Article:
Posted on 23 June 2014 by Daniel
Venus Express enters an unknown realm
Operations team lowers altitude of pericentre passage
Today’s blog post was contributed by Colin Wilson at the Dept. of Atmospheric, Oceanic and Planetary Physics, Oxford University, with inputs from the operations team at ESOC. Colin is Venus Express Science operations co-ordinator.
As the aerobraking campaign – in which Venus express spends part of each orbit deep in the atmosphere – continues, the altitude of the spacecraft has been decreasing naturally due to gravitational forces. Its orbit is now such that its altitude at pericentre passage – the point of lowest approach over the planet’s surface – is well below 140 km – much lower than ever before.
This means that the spacecraft is now so low that it experiences significant drag due to the atmosphere; this drag can be measured by the spacecraft accelerometers, giving measurements of atmospheric density. We are currently experiencing dynamic pressures of 0.13 N/m^2, predicted to grow to 0.20 N/m^2 as the pericentre altitude decays further.
However, we think Venus Express can handle significantly higher atmospheric densities, and we want to probe the atmosphere even lower and discover how the spacecraft performs at higher dynamic pressures, ranging as high as 0.4 to 0.6 N/m^2.
Therefore, the mission operations team at ESOC used the spacecraft’s thrusters today to lower the pericentre altitude by 2.8 km; this pericentre-lowering manoeuvre (think of it as a ‘push-down’ manoeuvre) was done by firing the thrusters as Venus Express passed through apocentre. The thruster burn took place at 12:42 CEST (10:42 UTC), and the next – and unprecedented low – pericentre pass will now occur at 00:31 CEST on 24 June (22:31 UTC on 23.06). The manoeuvre should bring pressures to 0.4 N/m^2 by the mid-point of the aerobraking plateau on 29 June.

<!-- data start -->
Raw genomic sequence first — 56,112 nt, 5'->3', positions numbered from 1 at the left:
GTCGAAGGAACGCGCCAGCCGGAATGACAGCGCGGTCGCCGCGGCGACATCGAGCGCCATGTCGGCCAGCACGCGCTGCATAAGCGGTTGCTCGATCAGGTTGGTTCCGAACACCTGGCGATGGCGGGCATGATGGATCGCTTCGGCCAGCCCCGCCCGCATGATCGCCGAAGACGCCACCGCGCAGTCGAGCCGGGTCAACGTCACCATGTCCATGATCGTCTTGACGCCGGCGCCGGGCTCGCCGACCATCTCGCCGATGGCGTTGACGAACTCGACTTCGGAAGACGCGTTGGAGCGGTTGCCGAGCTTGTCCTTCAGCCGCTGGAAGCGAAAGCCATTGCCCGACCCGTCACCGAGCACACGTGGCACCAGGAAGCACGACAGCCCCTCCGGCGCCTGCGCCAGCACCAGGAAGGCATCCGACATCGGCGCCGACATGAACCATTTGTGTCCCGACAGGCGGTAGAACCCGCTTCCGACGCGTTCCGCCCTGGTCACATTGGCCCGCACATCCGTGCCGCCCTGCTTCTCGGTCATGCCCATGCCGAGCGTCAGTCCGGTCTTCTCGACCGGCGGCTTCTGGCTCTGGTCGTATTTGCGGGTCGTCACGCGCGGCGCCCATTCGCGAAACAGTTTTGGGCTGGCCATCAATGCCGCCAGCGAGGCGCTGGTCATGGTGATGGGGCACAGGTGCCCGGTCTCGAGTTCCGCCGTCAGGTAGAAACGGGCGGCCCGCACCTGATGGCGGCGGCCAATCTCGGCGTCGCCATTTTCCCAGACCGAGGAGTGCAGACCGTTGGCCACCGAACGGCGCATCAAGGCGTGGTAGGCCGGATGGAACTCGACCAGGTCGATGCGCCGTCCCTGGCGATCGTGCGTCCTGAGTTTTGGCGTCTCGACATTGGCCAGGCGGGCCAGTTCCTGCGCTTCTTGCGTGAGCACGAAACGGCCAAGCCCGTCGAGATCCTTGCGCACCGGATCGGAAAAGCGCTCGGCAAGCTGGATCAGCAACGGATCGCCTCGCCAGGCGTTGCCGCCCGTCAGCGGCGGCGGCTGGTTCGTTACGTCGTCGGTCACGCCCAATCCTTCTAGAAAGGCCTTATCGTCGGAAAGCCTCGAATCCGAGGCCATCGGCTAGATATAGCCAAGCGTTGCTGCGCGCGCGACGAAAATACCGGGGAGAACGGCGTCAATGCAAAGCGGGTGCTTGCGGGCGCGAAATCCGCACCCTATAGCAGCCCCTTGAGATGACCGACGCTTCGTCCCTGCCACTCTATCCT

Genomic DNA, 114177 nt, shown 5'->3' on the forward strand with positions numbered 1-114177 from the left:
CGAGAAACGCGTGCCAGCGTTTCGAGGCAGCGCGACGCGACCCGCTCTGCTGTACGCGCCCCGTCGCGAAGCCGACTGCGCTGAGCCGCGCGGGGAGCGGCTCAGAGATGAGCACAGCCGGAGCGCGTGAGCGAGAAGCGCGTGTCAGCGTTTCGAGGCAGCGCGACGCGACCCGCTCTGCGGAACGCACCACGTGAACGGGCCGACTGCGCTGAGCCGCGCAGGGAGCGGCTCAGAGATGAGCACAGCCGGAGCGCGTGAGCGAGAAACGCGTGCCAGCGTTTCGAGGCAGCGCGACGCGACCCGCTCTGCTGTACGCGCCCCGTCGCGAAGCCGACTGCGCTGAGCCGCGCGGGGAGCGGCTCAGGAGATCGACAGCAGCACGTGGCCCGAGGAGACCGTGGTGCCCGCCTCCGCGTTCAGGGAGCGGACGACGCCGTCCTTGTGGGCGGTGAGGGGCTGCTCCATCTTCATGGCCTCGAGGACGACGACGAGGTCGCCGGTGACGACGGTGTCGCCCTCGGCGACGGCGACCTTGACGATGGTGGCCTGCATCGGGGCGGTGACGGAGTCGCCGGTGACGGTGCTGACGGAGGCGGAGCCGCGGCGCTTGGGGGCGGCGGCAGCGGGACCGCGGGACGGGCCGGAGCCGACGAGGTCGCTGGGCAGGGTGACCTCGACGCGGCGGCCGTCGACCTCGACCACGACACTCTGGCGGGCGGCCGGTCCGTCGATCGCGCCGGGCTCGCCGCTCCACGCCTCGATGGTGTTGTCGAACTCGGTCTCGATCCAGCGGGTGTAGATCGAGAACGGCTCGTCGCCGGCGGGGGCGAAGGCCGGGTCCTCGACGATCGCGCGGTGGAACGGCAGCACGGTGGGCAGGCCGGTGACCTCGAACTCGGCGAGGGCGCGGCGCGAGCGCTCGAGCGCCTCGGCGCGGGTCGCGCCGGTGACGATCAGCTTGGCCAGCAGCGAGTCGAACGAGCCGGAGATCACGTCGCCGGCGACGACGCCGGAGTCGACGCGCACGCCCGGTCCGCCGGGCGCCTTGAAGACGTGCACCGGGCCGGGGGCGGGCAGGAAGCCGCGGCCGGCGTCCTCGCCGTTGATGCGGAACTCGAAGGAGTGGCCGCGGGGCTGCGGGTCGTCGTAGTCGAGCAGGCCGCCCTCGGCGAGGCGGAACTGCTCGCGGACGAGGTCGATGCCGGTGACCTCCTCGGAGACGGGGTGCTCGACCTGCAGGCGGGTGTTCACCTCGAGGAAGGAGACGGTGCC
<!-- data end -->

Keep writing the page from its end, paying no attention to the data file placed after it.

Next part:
We are in unknown territory, and we’re going in deeper.
Currently, the lowest altitude experienced is on the daylit side of the planet. But next week, it will cross over onto the nightside of the planet, when we expect atmospheric densities to drop significantly (but by an unknown amount). At that time, we may be able to perform another pull-down manoeuvre.
As mentioned, we can now definitely see drag due to the atmosphere in our accelerometer data; the chart below shows the accelerometer trace measured during one orbit.
In addition to showing a peak in the accelerations when the spacecraft reaches its minimum altitude, small oscillations can be seen. These are due to variations in the atmospheric density along the flight path. Scientists are looking forward to comparing the properties of these waves with those observed lower done using radio occultation and using VEX’ camera
More details later as this fantastic spacecraft continues charting uncharted territory!